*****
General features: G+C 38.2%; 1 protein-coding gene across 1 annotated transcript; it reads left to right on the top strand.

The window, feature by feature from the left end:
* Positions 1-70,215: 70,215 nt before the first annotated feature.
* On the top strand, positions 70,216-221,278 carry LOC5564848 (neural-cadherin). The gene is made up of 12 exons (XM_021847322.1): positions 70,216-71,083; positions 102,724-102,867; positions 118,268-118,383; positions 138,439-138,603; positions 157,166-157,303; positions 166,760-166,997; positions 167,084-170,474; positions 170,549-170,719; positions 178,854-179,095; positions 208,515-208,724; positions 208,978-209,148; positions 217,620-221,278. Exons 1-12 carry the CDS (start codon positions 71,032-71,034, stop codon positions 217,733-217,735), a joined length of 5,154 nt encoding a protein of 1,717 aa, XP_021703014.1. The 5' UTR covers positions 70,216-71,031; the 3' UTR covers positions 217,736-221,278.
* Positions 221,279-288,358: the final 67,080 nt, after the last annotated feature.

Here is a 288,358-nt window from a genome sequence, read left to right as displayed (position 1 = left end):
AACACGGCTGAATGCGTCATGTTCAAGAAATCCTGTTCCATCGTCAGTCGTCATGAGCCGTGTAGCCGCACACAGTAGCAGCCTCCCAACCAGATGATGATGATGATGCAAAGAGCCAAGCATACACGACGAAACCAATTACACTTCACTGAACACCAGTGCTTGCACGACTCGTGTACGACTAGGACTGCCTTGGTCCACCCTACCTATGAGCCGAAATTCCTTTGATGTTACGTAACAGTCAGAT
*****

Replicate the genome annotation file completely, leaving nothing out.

General features: G+C 38.2%; 1 protein-coding gene across 1 annotated transcript; it reads left to right on the top strand.

The window, feature by feature from the left end:
* Positions 1-70,215: 70,215 nt before the first annotated feature.
* On the top strand, positions 70,216-221,278 carry LOC5564848 (neural-cadherin). The gene is made up of 12 exons (XM_021847322.1): positions 70,216-71,083; positions 102,724-102,867; positions 118,268-118,383; positions 138,439-138,603; positions 157,166-157,303; positions 166,760-166,997; positions 167,084-170,474; positions 170,549-170,719; positions 178,854-179,095; positions 208,515-208,724; positions 208,978-209,148; positions 217,620-221,278. Exons 1-12 carry the CDS (start codon positions 71,032-71,034, stop codon positions 217,733-217,735), a joined length of 5,154 nt encoding a protein of 1,717 aa, XP_021703014.1. The 5' UTR covers positions 70,216-71,031; the 3' UTR covers positions 217,736-221,278.
* Positions 221,279-288,358: the final 67,080 nt, after the last annotated feature.

Here is a 288,358-nt window from a genome sequence, read left to right as displayed (position 1 = left end):
AACACGGCTGAATGCGTCATGTTCAAGAAATCCTGTTCCATCGTCAGTCGTCATGAGCCGTGTAGCCGCACACAGTAGCAGCCTCCCAACCAGATGATGATGATGATGCAAAGAGCCAAGCATACACGACGAAACCAATTACACTTCACTGAACACCAGTGCTTGCACGACTCGTGTACGACTAGGACTGCCTTGGTCCACCCTACCTATGAGCCGAAATTCCTTTGATGTTACGTAACAGTCAGAT